From soaring ceilings, to spacious suites, and private balconies, the BUILDER Chōwa Concept Home embodies modernity while emphasizing “living in balance.”
The impressive 5,400-square-foot home is part of The Ridges neighborhood–a short 20-minute drive from the infamous Las Vegas Strip. Aquor’s House Hydrant V2+ is just one of many touches that make this new desert luxury home a standout.
Sekisui House, the Japan-based housing giant specializing in the precision-craft construction method, worked with Salt Lake City’s home building enterprise Woodside Homes, and international architecture firm KTGY Architecture + Planning to create a one-of-a-kind production home.
Japanese architects from Sekisui House and U.S.-based architects at KTGY crafted plans for the house separately then came together to merge the two visions for a true effort in collaboration that would also meet the structural needs for Sekisui Houses’s unique prefabricated process.
Once the design was set, Sekisui House’s Kanto factory manufactured structural members for the foundation, building enclosure, interior structure, and roofing system then shipped the components in containers to the U.S.
The inspiring home was constructed using Sekisui House’s SHAWOOD laminated post-and-beam style frame and proprietary metal-joint connection system.
For the foundation, the company employed a metal-form board foundation wall system and pre-built templates that are tuned to the house being designed. On-site crews did not require extensive new technical skills, even if it was their first project working with the novel system. The home was framed in just eight days, and no modifications were necessary during construction.
Sekisui House is able to identify material waste ahead of time and decide how to recycle that waste at the end of the project thanks to thorough planning completed during the earliest stages of construction.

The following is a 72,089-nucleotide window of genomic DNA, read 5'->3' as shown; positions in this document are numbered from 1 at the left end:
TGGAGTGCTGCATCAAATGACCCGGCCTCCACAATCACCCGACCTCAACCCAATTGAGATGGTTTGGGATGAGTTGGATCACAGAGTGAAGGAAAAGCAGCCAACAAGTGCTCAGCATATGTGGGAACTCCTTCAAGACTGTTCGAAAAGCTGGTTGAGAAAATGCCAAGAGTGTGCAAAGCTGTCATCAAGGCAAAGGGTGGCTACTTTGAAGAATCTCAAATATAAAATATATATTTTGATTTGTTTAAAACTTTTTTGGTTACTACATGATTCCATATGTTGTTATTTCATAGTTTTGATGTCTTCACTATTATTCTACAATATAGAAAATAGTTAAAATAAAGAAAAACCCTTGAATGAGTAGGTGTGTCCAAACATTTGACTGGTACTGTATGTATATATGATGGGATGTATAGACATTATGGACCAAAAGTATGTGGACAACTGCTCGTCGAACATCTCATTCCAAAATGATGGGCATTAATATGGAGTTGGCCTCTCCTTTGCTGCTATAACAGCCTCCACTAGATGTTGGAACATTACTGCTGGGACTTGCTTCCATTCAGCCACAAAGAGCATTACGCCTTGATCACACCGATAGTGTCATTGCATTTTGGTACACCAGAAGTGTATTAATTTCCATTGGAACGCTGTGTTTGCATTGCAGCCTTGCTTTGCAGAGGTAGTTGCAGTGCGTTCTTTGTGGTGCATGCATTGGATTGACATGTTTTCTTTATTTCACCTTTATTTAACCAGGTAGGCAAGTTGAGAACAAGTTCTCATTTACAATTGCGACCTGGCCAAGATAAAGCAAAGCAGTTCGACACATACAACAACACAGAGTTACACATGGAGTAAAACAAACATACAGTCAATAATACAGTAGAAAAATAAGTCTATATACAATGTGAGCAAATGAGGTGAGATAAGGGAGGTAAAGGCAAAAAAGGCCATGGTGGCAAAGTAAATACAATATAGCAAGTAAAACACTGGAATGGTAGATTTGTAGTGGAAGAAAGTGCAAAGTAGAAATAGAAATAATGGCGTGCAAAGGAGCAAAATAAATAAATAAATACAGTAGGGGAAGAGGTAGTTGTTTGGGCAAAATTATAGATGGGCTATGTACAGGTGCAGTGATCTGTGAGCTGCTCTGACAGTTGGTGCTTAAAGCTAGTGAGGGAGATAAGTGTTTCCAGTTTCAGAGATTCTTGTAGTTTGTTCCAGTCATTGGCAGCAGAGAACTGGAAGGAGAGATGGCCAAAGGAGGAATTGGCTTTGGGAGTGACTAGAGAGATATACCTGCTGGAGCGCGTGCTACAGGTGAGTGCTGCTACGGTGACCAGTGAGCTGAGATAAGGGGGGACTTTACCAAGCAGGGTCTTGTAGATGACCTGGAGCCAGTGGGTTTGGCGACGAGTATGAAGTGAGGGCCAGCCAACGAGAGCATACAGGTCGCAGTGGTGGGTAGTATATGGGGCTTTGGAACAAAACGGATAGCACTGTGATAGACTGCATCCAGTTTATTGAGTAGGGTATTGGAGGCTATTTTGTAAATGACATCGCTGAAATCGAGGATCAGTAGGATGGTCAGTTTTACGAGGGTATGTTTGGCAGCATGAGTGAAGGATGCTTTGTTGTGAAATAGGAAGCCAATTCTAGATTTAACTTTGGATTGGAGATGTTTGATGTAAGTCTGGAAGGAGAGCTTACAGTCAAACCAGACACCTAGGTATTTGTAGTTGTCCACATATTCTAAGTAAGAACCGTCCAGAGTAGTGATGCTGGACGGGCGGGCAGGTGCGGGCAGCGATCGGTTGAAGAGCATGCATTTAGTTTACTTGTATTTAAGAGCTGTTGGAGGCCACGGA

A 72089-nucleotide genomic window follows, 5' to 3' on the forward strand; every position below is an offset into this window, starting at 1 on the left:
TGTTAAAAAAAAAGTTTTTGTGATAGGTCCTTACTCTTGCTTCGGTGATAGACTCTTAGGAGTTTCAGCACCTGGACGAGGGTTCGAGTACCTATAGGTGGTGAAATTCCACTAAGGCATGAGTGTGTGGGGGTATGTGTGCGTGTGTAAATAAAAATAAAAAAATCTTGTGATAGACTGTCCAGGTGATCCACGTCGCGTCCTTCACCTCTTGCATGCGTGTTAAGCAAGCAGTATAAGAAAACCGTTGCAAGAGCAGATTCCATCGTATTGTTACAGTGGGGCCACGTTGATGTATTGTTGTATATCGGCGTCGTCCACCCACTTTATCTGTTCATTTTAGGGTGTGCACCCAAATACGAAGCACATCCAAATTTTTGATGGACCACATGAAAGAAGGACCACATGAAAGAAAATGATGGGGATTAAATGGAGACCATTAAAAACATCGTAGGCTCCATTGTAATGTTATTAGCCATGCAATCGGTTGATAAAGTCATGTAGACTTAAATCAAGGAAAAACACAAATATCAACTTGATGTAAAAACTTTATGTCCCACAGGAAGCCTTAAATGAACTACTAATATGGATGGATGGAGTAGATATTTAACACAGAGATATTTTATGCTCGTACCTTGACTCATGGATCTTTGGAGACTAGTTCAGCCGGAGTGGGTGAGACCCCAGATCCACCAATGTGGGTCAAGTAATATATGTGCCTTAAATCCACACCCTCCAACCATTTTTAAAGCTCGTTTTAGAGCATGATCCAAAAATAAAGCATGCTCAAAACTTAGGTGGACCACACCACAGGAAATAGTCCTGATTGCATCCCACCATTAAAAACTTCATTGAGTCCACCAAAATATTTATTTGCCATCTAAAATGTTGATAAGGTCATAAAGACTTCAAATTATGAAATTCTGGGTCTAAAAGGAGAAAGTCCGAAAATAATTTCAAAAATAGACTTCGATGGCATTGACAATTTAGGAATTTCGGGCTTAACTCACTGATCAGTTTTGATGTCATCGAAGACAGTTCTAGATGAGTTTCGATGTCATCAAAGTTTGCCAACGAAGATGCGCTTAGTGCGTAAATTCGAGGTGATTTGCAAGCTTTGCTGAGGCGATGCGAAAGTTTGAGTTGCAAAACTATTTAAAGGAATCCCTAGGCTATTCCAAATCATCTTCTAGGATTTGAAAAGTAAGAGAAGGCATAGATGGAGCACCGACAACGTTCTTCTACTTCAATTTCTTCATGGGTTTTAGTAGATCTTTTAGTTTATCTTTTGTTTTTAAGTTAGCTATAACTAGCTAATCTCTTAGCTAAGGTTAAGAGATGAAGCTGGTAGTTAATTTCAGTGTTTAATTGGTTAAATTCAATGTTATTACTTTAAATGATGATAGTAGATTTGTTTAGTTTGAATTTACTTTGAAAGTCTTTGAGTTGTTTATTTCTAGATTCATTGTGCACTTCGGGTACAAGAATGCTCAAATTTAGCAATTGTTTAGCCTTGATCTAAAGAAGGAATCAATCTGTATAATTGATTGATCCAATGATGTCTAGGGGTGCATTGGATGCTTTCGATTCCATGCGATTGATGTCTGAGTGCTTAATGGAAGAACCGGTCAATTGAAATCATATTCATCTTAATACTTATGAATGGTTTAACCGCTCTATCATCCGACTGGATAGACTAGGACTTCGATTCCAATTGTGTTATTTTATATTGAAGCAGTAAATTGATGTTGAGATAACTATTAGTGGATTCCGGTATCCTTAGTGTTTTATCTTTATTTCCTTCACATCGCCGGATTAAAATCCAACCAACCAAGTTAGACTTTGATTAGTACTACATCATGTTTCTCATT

President and representative director of Sekisui House, Yoshihiro Nakai, stated their goal is to “make home the happiest place in the world.” Not an easy task when up against DisneyLand. The well-thought-out design of the home does embody its name, chōwa, which “represents the spirit of partnership and reflects life balance, well-being, sustainable value, and connectedness to nature,” says Nakai.
Seamless indoor-outdoor flow was a priority, which is encouraged by multiple decks and balconies as well as large windows generously positioned throughout the home. Clear sightlines were also taken into consideration as well as the implementation of swinging doors connecting the main living area to the outdoor pool.
The designers also focused on creating a balanced sense of public space and private space. The communal living areas follow a more open floor plan, while the bedrooms include their own bathrooms and living spaces, providing a comfortable option for aging parents, adult children, or extended-stay guests.
The Chōwa House is beautifully crafted both inside and out, and is a fantastic example of what two cultures with a shared commitment to collaboration and attention to detail can create.
Read more about the Chōwa House design, construction, and interior at Builder.